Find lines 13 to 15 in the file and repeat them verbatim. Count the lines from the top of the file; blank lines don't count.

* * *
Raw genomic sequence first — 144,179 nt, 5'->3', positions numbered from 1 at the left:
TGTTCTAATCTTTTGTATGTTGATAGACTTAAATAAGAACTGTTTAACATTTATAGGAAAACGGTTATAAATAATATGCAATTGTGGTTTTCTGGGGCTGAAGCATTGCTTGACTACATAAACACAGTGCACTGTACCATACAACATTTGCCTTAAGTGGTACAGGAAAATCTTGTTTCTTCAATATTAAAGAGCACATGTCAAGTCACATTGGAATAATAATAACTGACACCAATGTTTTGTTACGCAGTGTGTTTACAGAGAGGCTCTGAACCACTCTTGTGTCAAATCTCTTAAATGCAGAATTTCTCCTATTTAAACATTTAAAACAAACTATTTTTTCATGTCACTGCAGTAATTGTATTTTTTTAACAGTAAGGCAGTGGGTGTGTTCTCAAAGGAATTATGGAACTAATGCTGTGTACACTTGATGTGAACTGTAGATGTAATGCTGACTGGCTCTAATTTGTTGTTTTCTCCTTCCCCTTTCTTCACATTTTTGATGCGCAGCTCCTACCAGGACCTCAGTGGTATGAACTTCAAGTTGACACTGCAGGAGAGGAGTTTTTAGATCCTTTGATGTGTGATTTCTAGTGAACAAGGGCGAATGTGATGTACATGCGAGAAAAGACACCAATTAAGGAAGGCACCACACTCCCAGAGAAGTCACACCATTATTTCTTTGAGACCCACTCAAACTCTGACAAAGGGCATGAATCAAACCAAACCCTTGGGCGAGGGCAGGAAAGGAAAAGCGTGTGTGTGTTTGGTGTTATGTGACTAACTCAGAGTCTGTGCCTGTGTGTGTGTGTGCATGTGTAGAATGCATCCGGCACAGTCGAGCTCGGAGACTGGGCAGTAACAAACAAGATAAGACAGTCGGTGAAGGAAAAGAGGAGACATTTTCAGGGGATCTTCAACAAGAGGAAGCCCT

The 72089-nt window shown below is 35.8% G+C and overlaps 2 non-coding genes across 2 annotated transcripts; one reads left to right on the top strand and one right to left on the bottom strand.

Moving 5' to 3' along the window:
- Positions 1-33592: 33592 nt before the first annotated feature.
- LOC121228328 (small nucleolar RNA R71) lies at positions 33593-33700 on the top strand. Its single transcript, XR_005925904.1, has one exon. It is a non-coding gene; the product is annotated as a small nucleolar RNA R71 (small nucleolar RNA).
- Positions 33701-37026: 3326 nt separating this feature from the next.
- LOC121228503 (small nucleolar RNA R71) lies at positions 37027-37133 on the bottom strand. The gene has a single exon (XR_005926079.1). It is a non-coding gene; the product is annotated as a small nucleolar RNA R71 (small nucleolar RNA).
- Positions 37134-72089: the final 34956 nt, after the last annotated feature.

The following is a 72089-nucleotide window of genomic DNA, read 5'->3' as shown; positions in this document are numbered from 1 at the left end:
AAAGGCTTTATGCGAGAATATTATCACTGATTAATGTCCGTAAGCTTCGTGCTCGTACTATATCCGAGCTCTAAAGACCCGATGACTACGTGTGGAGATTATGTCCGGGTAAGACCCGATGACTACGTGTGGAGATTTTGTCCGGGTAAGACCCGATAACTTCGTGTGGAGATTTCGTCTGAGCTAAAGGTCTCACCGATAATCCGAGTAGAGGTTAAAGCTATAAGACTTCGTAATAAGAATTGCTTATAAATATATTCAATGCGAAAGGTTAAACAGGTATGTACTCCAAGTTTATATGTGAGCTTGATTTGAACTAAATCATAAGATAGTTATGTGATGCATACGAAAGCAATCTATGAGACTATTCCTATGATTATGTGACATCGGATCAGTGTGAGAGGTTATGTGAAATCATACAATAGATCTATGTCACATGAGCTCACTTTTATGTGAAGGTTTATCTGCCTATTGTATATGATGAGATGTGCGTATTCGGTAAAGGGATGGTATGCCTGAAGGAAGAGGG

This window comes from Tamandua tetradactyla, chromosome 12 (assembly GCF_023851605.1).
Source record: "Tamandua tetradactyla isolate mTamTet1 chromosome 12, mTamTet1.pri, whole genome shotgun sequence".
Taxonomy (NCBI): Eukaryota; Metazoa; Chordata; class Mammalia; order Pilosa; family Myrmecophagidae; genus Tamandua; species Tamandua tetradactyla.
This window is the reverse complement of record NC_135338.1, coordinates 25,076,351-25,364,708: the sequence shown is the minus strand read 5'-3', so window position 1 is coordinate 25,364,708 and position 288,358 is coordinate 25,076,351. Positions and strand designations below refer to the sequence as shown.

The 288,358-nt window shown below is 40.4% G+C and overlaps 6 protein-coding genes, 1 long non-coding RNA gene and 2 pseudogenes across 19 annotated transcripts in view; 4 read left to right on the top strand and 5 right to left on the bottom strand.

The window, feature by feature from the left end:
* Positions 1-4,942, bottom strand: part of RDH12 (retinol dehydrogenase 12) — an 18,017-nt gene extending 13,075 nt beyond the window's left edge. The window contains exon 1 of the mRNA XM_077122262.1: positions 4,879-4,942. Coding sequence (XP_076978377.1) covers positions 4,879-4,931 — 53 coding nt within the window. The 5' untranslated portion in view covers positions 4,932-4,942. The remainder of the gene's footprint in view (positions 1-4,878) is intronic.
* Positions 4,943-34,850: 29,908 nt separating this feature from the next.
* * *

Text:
Source record: "Tamandua tetradactyla isolate mTamTet1 chromosome 12, mTamTet1.pri, whole genome shotgun sequence".
Taxonomy (NCBI): Eukaryota; Metazoa; Chordata; class Mammalia; order Pilosa; family Myrmecophagidae; genus Tamandua; species Tamandua tetradactyla.
This window is the reverse complement of record NC_135338.1, coordinates 25,076,351-25,364,708: the sequence shown is the minus strand read 5'-3', so window position 1 is coordinate 25,364,708 and position 288,358 is coordinate 25,076,351. Positions and strand designations below refer to the sequence as shown.